Empowering Delegates on Women’s Leadership in Negotiations

Linda Scott is the Deputy Ambassador for Namibia and she represents her country in the United Nations. Mrs. Scott has a deep interest in conflict resolution and negotiations, and it was this interest which motivated her to attend several UNITAR workshops.

“The first UNITAR workshop I attended was in 2008 and it was one of the highlights of my diplomatic career. It was a two-week negotiation skills programme that took place outside Oslo in Norway,” she explains. “It was phenomenal. We were a fantastic group of people, with diplomats from different missions and people from the United Nations Secretariat. It was my first real contact with the UN Secretariat. I made friends there that I am still in contact with today. The information we received and the exercises we took part in opened my mind and taught me a lot. The course was based on the political situation at that time in Afghanistan. I learned so much about how the different groups were operating, how they interacted with each other, and so forth. I met experts on conflict resolution from Ghana and Afghanistan. It was a fascinating experience.”  

Since that first UNITAR training, Mrs. Scott has taken part in three subsequent UNITAR workshops in New York – one on women and leadership, and two on documentation and learning skills. The most recent of these workshops was last year in New York. The subject matter was women’s leadership in negotiations. “Namibia initiated the UN security conflict resolution on women police and security when we were on security council in 2000,” explains Mrs. Scott.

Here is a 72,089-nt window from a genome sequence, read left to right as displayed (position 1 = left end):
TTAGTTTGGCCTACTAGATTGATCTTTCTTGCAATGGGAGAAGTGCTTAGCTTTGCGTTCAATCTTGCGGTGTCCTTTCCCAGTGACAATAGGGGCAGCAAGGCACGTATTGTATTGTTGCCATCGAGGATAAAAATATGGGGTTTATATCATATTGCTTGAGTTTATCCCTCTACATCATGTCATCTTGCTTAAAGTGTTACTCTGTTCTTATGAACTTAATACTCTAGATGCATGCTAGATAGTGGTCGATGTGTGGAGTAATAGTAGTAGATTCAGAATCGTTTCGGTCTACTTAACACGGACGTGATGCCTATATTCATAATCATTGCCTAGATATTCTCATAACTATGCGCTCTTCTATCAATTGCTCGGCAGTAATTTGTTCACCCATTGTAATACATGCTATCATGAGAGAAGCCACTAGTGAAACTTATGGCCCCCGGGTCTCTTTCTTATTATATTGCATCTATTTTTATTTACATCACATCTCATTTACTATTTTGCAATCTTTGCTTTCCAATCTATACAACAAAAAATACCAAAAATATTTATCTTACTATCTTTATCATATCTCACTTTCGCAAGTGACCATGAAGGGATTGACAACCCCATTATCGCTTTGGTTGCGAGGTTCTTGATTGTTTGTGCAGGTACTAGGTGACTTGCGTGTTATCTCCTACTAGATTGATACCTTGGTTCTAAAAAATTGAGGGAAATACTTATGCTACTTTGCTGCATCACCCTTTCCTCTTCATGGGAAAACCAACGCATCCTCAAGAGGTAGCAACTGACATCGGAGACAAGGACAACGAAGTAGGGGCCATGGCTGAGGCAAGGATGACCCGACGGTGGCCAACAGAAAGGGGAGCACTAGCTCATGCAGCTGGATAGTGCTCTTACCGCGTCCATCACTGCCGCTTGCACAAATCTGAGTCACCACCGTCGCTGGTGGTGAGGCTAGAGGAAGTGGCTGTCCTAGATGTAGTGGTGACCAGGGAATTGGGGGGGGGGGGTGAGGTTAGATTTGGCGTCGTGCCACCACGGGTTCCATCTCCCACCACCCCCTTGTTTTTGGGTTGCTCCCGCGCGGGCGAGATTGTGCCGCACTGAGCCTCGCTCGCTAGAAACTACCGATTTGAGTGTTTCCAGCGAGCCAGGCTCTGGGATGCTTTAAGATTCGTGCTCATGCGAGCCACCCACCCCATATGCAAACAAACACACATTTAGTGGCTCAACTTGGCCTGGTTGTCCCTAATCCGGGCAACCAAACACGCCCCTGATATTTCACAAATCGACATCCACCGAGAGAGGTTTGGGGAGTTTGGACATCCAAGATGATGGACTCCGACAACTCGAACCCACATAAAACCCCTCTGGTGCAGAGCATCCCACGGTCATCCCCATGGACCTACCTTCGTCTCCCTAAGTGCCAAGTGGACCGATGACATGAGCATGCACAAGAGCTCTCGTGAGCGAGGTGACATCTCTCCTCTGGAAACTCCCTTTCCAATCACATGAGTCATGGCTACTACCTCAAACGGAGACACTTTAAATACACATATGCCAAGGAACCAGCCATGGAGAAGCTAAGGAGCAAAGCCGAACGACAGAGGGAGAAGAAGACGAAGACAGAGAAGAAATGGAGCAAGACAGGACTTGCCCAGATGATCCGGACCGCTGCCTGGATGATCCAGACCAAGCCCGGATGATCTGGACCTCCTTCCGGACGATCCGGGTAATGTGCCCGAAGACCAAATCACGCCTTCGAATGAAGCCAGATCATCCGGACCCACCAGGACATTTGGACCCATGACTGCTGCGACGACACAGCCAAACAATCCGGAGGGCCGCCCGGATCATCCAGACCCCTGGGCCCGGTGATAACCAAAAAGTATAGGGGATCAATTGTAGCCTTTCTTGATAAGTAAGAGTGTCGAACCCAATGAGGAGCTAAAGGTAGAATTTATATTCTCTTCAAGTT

“It was a very important resolution because we focused on the need for women leaders in negotiations. So, this UNITAR course was a continuation for me in this area.”

Mrs. Scott found the workshop’s practical exercises to be particularly beneficial. She describes one of the negotiation simulations: “It was an interesting situation, and also a first for me. I was the chief negotiator in my group. I am a Christian, but in the exercise, I had to represent the position of a Muslim woman. I had to literally put myself in the shoes of a woman of a different culture and negotiate from that point of view. I had to double-check everything that I was thinking or that I wanted to say, to see if I was being culturally sensitive in the way that I represented the group. I learned a lot and I was even elected best negotiator by the class!” 

Today, Mrs. Scott uses the skills and awareness she developed in these trainings in her professional and personal life. 

“The trainings had a very powerful effect on me. They have given me an increased sense of confidence. The friendships that I made were incredible, and the amount of knowledge I gained was phenomenal.”

Negotiations
Training
Diplomat
Leadership
Women Empowerment